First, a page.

SUMMARY OF THE INVENTION

In view of the foregoing, it is an object of the present invention to provide methods and circuits for protecting power converters from over-current conditions by providing both steady-state and cycle-by-cycle current limit protection.

It also is an object of the present invention to provide methods and circuits for protecting power converters from over-current conditions, in which current limit thresholds are user-programmable.

It further is an object of the present invention to provide methods and circuits for protecting power converters from over-current conditions, in which a signal indicative of inductor current flowing through the power converter is obtained without increasing output current, and thereby exacerbating the over-current condition.

It still further is an object of the present invention to provide methods and circuits for protecting power converters from over-current conditions by providing cycle-by-cycle current limit protection, in which a signal indicative of inductor current flowing through the power converter is obtained without increasing output current, and thereby exacerbating the over-current condition.

These and other objects of the present invention are accomplished by providing methods and circuits for protecting power converters from over-current conditions that, in a first illustrative embodiment, (1) bring average inductor current to steady-state regulation at a steady-state threshold; and (2) reduce the instantaneous inductor current after the inductor current exceeds a maximum instantaneous current threshold.

In the first illustrative embodiment, a synchronous voltage-mode switching regulator is provided having a current limit circuit that perceives the magnitude of the VDS voltage of a bottom-side synchronous switch element when the switch element is ON. The magnitude of the VDS voltage is proportional to the inductor current. When the magnitude of the VDS voltage exceeds a user-programmable maximum VDS reference threshold (VMAX,REF) corresponding to a user-programmable steady-state current threshold, the current limit circuit slowly reduces the duty cycle of the voltage regulator until the average inductor current, and thus the output current (in buck mode), is reduced to the steady-state current threshold.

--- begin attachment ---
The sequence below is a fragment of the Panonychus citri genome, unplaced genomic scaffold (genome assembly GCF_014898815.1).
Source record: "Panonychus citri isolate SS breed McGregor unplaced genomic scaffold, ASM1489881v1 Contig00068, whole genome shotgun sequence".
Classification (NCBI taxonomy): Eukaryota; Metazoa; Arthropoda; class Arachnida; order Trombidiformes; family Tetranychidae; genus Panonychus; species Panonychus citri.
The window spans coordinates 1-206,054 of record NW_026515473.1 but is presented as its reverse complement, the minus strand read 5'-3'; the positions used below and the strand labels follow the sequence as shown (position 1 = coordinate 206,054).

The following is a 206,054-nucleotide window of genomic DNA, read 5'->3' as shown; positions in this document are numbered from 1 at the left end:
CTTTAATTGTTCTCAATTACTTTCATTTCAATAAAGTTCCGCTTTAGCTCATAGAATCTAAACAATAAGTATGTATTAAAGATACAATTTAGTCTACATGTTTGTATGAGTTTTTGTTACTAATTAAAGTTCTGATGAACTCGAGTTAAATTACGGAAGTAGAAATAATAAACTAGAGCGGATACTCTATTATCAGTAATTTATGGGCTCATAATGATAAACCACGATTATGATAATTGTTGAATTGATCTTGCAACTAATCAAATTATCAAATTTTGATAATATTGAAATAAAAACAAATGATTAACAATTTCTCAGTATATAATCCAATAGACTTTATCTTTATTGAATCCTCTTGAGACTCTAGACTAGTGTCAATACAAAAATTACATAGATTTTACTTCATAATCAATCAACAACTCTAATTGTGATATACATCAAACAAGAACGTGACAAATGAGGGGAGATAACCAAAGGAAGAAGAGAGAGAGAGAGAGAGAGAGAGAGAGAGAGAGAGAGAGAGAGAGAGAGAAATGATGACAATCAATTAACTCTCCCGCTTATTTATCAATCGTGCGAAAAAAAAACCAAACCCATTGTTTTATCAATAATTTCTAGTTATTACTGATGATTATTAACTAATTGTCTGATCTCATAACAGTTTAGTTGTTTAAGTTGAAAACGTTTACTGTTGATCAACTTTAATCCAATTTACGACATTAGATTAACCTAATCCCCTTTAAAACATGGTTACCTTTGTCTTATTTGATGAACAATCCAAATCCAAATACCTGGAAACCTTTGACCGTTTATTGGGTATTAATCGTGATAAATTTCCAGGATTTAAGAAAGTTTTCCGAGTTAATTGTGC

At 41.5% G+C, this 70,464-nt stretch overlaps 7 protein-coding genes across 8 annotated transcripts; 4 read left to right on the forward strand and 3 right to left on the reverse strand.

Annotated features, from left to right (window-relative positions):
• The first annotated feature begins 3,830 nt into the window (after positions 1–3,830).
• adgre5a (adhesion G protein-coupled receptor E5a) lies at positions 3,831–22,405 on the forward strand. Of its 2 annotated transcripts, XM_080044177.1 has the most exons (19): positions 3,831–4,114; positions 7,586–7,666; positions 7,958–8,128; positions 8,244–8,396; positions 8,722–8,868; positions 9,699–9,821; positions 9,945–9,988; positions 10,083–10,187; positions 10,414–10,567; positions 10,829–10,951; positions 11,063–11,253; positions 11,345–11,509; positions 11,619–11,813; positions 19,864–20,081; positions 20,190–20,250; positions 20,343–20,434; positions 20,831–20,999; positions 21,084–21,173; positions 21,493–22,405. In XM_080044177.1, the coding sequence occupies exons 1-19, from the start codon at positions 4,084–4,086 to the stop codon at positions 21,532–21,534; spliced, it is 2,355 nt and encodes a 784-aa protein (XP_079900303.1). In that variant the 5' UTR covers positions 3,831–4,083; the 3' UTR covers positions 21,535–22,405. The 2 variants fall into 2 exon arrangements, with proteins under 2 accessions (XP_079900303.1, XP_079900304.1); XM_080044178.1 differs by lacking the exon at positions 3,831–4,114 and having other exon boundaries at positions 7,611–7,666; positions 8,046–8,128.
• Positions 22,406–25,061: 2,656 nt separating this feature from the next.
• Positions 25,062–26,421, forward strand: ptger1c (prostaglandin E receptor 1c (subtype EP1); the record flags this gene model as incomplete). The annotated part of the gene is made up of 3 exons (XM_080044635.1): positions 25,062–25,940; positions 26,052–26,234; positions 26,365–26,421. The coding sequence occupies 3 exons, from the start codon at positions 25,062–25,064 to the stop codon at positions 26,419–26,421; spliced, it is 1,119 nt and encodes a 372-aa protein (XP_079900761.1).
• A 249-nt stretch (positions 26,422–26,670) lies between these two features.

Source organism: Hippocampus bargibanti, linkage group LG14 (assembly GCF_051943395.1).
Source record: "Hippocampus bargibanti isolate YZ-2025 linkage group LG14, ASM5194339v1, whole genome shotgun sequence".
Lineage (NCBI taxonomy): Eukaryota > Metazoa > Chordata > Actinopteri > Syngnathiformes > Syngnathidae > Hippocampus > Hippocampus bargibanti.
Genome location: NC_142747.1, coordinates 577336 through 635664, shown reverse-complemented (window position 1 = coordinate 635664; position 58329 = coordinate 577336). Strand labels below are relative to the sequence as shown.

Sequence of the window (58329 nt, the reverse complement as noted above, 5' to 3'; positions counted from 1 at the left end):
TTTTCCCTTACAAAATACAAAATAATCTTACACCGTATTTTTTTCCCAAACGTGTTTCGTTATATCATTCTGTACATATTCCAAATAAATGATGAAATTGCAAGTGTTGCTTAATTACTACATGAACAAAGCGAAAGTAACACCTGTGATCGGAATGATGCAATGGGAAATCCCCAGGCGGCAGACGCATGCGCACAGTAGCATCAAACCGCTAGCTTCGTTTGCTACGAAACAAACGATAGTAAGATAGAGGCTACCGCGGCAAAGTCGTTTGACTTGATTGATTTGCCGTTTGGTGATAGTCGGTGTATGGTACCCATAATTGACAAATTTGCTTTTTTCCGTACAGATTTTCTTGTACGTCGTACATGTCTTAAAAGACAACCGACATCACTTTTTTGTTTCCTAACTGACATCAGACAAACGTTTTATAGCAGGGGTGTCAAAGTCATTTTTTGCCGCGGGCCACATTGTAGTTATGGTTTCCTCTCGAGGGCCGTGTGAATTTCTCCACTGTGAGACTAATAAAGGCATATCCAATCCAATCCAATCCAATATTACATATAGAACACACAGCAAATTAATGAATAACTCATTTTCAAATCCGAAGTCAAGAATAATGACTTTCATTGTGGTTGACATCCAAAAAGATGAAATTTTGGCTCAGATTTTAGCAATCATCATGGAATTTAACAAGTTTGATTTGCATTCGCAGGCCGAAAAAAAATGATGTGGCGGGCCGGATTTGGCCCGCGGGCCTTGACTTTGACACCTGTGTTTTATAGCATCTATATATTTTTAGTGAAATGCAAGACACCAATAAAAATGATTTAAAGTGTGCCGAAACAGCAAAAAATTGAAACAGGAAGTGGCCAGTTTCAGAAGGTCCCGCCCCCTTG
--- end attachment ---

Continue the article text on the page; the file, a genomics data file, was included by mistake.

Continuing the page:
During this transient phase in which the regulator is bringing the average inductor current into steady-state regulation at the steady-state current threshold, the VDS voltage also is used to provide instantaneous regulation of the instantaneous inductor current. Illustratively, the bottom-side synchronous MOSFET is kept ON in buck mode after the magnitude of the VDS voltage of the bottom-side MOSFET exceeds a trip voltage threshold that corresponds to a maximum instantaneous current threshold that is greater than the steady-state current threshold. Accordingly, as the voltage regulator brings the average inductor current into steady-state regulation at the steady-state current threshold, the regulator also acts to prevent instantaneous current flowing through the regulator from reaching destructive levels.

In a second illustrative embodiment of the current limit protection circuits of the present invention, the steady-state current limit protection circuit of the first illustrative embodiment may be eliminated. Rather, a synchronous voltage-mode switching regulator may be provided, in which the bottom-side synchronous MOSFET is kept ON in buck mode after the magnitude of the VDS voltage of the bottom-side MOSFET exceeds a trip voltage threshold. Accordingly, the regulator prevents instantaneous inductor current flowing through the regulator from reaching destructive levels.

The current limit circuits of the present invention may be employed in regulators of all topologies, such as buck, boost, inverting, and SEPIC, and in regulators using either voltage-mode or current-mode control.

BRIEF DESCRIPTION OF THE DRAWINGS

Further features of the present invention, its nature and various advantages will be more apparent from the accompanying drawings and the following detailed description, in which:

FIG. 1A is a block diagram of an illustrative synchronous voltage regulator configured to operate in buck mode, the voltage regulator incorporating an embodiment of the current limit protection circuits of the present invention;